Gymnastics doctor accused of sexually abusing more than 150 young girls jailed for 175 years
Judge tells predator who abused girls: 'I've just signed your death warrant'
Larry Nassar, the former US gymnastics team doctor who was accused of sexually abusing more than 150 young girls, has been sentenced to up to 175 years in prison.
"I just signed your death warrant," said Judge Rosemarie Aquilina, of Ingham County circuit court in Michigan, who described him as "precise, calculative, manipulative, devious and despicable".
She said he must serve a minimum of 40 years, and said he does not deserve to walk outside a prison again, adding: "Anywhere you walk, destruction will occur."
Before the sentence was announced, Nassar apologised to his victims, telling them: "I will carry your words with me for the rest of my days."
But Judge Aquilina dismissed his statement as insincere, reading aloud from a letter Nassar wrote to her in which he claimed he was a good doctor who was "manipulated" into pleading guilty, drawing gasps from courtroom spectators. He also wrote: "Hell hath no fury like a woman scorned."
After angrily tossing the sheet of paper aside, Judge Aquilina said: "This letter tells me you still do not own what you did. I wouldn't send my dogs to you, sir."
She added: "I find that you don't get it. That you're a danger. I'm a judge who believes in life, and rehabilitation. But I don't find that's possible with you."
She praised the women who spoke out, saying: "You are no longer victims. You are survivors."
She noted that one in 10 children will be sexually abused by their 18th birthday.
"That means that in the United States, 400,000 babies born in the US will become victims of child sexual abuse," she said.
"It stops now. Speak out like these survivors; become part of the army."
She said there needed to be an investigation into why Nassar was able to get away with his crimes for decades.
Nassar (54) worked at Michigan State University and for USA Gymnastics, which trains Olympians.
Over the course of 25 years he was accused of abusing well over 150 girls who went to him for treatment. Among those who accused him were Olympic heroines Simone Biles, Gabby Douglas and Aly Raisman. One woman, Kyle Stephens, was only six years old when the abuse began. Nassar, a family friend, began molesting her at her own home and her parents did not believe her when she told them.
"You convinced my parents that I was a liar," Stephens told the court. "Little girls don't stay little forever. They grow into strong women that return to destroy your world."
Once her father realised she was telling the truth, he took his own life, Stephens said.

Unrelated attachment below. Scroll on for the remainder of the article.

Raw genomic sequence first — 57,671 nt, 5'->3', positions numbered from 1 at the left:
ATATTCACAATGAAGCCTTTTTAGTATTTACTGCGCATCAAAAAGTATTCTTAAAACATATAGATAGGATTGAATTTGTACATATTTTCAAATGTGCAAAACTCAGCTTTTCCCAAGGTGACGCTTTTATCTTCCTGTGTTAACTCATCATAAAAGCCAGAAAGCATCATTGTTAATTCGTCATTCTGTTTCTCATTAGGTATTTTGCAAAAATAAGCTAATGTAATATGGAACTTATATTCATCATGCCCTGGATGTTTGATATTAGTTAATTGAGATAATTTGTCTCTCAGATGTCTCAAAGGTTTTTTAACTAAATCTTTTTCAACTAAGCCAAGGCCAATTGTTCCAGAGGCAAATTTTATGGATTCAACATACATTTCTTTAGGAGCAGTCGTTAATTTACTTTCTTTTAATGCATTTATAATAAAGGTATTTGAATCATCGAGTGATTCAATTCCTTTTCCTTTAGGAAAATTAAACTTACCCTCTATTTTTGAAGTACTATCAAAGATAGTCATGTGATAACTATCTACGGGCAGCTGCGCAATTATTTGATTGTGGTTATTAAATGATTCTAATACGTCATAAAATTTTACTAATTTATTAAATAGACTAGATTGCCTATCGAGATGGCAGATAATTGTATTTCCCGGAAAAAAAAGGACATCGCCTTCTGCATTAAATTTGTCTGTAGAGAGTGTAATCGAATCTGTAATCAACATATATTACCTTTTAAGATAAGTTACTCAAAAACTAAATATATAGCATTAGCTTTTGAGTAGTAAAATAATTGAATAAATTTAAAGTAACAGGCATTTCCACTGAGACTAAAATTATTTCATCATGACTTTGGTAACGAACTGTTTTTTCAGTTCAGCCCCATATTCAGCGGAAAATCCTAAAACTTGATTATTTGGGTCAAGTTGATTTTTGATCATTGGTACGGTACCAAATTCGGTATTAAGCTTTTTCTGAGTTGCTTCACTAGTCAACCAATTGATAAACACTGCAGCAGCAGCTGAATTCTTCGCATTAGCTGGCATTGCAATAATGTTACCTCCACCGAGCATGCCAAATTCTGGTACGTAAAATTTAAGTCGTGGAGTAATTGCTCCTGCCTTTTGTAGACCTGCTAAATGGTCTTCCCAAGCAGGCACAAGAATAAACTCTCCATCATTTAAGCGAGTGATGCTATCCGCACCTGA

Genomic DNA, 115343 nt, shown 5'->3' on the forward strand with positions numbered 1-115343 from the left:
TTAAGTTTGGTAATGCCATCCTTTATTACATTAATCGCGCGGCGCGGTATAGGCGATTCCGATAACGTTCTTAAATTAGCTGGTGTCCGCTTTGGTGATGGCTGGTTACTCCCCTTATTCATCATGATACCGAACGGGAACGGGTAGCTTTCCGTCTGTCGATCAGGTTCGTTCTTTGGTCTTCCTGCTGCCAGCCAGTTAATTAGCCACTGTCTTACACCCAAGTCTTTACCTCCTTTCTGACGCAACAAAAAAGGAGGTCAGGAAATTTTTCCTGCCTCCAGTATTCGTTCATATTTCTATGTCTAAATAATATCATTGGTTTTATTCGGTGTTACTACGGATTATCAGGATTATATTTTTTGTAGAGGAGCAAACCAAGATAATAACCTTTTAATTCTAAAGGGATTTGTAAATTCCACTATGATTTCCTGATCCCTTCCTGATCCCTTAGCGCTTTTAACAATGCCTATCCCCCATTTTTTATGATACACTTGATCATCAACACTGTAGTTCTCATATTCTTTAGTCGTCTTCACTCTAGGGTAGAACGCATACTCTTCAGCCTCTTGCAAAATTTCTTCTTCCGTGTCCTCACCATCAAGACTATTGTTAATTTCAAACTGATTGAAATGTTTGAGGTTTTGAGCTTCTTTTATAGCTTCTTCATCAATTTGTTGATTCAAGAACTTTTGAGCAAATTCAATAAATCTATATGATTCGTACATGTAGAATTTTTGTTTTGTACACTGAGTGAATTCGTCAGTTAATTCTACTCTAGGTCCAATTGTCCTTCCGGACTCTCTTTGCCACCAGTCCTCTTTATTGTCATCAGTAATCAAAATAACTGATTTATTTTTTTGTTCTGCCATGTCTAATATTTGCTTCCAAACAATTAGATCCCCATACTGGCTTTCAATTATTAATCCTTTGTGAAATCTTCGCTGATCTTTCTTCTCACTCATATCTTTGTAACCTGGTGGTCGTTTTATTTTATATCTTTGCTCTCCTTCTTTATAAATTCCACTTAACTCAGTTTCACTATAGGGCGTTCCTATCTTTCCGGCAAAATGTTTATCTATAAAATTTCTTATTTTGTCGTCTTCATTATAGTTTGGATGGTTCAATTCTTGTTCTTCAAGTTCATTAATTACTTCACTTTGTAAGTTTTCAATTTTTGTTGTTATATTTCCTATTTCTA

Angela Povilaitis, the assistant attorney general for Michigan, described him as "possibly the most prolific child abuser in history".
"His practiced and perfected abuse spanned over 25 years," she said, adding that he "used his prestige to gain the trust of these girls, to exploit them".
She described him as "a master manipulator" who had deceived parents, the press, the police, prior investigators, and even tried to manipulate the judge through his "pathetic" letter of remorse.
"In competitive gymnastics he found the perfect place for this master manipulation," she said. "Young girls bear the pain. Their bodies are constantly on display. It takes some kind of sick perversion to abuse a girl while the parents are in the room."
At times, she said, Nassar abused the girls at his home, while his wife and children were upstairs. And frequently the parents were in the room.
"To penetrate a young minor for your own sexual gains, while the parents sat just meters away, had to be part of the thrill," she said.
"Nasser perfected a built-in excuse and defence: he was a doctor, and a good one - so the world thought."
She praised the victims for speaking out, and the investigative journalists at the 'Indy Star', who published the first exposé in August 2016.
Rachael Denhollander then became the first victim to file a criminal complaint against Nassar, alleging that in 2000, at age 15, she was sexually abused by Nassar during treatments for lower back pain.
In the past week the court has heard powerful testimony from 156 women who accused Nassar of abuse. The judge was also handed a folder of two dozen impact statements.
Last July, he plead guilty to child pornography charges after 37,000 images were found on his computer and was sentenced to 60 years.
In the sexual abuse case, in November he admitted to digitally penetrating seven girls, mostly under the guise of treatment at his home and a campus clinic, between 1998 and 2015. (© Daily Telegraph, London)